Jonathan Waxman is one of my favorite chefs. Credited with bringing California cuisine to New York City, he was a celebrity chef in the pre-Food Network era, little known to those outside the food industry and restaurant aficionados. Thanks to an exceptional run as a contestant on Season 2 of Top Chef Masters, he is finally getting some well-deserved renown from the general public.
On a recent summer evening, the roll-up doors to his West Village restaurant, Barbuto, were wide open and conviviality virtually poured out onto the sidewalk. Chef Waxman was overseeing the dining room and kitchen, a particularly refreshing sight at a time when several star chefs seem to have little to do with their establishments. While the space has an unfinished feel about it, it is quite deliberate and puts a spotlight on the rustic and beautifully crafted cuisine.
My friend Anne introduced me to his cookbook, and it’s a page- turner. It perfectly expresses my ideal culinary philosophy: Use few ingredients of the freshest and finest quality to create soul-satisfying food.
We had friends over for a late lunch on a particularly sweltering day. I wanted to serve something substantial but not hot, and so chose this tart. I prepared it in the cool of the morning and then served it room temperature with a salad. It is sweet, savory, tangy, and rich, and tastes awfully complicated for something that has only seven ingredients.
Warm Sweet Onion Tart
by Jonathan Waxman
from: A Great American Cook: Recipes from the Home Kitchen of One of Our Most Influential Chefs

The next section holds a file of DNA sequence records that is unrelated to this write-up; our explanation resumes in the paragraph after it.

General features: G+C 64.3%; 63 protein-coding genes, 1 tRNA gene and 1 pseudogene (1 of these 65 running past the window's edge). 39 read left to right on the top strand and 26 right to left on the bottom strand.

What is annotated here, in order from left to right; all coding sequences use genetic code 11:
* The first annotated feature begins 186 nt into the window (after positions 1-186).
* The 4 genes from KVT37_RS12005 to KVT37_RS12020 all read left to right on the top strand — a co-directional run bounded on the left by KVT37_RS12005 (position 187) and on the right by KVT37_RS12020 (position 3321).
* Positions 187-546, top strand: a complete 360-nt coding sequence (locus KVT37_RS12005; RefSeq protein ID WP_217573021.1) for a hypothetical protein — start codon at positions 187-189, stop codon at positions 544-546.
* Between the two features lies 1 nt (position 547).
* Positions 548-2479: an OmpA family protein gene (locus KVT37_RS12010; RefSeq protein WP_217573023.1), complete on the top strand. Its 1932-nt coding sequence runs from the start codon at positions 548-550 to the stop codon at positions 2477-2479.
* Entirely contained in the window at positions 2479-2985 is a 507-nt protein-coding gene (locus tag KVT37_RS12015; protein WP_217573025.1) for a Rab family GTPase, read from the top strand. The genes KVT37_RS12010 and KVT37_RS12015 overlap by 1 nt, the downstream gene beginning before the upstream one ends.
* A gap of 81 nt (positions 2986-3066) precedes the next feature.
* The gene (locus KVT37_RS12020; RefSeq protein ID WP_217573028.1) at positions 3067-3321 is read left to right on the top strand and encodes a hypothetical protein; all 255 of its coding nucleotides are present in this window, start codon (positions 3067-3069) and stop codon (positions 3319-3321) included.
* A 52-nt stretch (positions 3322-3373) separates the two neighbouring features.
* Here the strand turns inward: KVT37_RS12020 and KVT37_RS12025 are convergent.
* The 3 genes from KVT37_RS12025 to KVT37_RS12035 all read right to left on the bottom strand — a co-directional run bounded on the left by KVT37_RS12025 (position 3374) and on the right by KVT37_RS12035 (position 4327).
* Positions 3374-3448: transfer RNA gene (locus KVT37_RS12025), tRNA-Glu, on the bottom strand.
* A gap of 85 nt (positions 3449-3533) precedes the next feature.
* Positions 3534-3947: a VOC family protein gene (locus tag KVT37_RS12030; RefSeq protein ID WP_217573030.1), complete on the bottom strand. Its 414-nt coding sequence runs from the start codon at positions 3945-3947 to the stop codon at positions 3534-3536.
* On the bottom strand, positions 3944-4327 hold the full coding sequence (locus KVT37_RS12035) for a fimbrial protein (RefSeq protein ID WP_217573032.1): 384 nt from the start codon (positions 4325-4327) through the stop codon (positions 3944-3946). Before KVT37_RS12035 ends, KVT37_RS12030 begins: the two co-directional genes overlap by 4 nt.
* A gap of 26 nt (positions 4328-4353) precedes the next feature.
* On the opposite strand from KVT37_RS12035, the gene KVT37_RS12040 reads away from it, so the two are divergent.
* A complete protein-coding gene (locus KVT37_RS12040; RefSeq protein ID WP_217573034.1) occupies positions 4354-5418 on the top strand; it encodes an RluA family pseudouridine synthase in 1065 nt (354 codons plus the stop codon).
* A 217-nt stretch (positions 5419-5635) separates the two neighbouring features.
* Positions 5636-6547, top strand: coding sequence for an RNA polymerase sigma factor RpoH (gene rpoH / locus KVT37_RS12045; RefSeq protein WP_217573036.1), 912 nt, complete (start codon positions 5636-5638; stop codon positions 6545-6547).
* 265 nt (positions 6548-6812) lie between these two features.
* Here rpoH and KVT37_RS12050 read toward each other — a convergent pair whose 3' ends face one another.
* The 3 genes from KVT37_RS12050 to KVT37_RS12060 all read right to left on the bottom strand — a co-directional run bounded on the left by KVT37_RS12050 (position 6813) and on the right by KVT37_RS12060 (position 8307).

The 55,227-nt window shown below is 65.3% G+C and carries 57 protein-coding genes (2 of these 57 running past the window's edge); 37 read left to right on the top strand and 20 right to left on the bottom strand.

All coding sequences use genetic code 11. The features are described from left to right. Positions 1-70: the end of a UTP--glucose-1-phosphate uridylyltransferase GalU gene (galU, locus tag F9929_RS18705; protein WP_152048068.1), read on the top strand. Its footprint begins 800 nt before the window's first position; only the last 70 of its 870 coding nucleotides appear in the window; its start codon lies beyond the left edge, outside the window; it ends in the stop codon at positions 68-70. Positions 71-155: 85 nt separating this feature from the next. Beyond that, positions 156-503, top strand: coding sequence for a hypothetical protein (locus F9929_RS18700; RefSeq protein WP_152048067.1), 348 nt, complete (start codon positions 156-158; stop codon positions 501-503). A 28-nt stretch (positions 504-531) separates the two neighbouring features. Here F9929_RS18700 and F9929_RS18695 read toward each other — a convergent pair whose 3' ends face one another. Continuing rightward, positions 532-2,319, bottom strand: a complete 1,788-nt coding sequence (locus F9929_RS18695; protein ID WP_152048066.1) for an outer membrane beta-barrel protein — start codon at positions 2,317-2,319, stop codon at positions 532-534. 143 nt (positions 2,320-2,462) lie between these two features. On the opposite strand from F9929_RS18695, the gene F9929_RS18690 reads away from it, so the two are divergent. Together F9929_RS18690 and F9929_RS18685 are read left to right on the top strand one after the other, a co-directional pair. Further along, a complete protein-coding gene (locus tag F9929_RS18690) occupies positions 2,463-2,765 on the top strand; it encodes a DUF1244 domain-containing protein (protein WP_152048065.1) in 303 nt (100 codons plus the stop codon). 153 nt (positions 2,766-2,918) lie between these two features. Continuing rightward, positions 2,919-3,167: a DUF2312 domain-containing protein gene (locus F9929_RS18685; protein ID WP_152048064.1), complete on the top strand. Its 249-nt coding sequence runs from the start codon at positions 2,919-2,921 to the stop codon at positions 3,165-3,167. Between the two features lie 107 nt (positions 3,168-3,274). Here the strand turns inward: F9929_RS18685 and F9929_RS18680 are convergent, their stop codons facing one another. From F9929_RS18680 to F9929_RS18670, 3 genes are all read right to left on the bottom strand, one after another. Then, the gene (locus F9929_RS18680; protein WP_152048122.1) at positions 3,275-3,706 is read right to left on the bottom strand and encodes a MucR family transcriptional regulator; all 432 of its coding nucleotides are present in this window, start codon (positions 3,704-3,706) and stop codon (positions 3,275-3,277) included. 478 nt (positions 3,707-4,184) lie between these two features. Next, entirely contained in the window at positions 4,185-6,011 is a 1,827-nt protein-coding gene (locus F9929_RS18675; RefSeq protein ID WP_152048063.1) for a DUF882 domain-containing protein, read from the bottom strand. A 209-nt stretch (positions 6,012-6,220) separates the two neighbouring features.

© Houghton Mifflin Harcourt, 2007
Serves 6 (or four as a main course with a salad -t)
- 2 large sweet onions, such as Vidalia
- 4 tablespoons (1/2 stick) unsalted butter
- 1/2 cup balsamic vinegar
- Kosher salt and freshly ground black pepper
- 1/2 pound puff pastry, preferably an all-butter brand such as Dufour (or 1 sheet pastry from a 17 1/4-ounce package)
- 2 large eggs
- 1/2 cup heavy cream
- A few thyme blossoms or 1 teaspoon fresh thyme leaves
Slice the onions crosswise as thin as possible. Place a large skillet over very low heat. Add the butter and when it melts, stir in the onions. Cook, stirring occasionally, for 30 minutes, or until the onions are very soft and deep golden brown.
Add the vinegar to the onions and cook until it has reduced and slightly thickened, 5 to 10 minutes. Remove from the heat and let cool, then season with salt and pepper.
Heat the oven to 400 degrees.
On a lightly floured surface, roll out the puff pastry 1/4 inch thick. Using a pot lid or a plate as a guide, cut the pastry into a 10-inch round. Fit the pastry into an 8-inch tart pan with a removable bottom. Trim the edges of the pastry if necessary and prick it all over with a fork. Bake for 15 to 20 minutes, or until golden brown on the bottom. (Don’t be afraid that the tart shell will burn later when it is baked again – the filling will prevent that from happening). Take the tart shell out of the oven and let cool on a rack for 10 minutes.
Whisk the eggs lightly in a medium bowl. Add the cream and thyme and blend well, then season with salt and pepper. Spread the onions evenly in the tart shell. Pour the egg mixture over the onions and stir gently with a fork so the custard mixture spreads evenly in the tart shell.
Bake the tart for 25 minutes, or until just set. Remove and let cool on a rack. Serve warm or at room temperature, cut into wedges.
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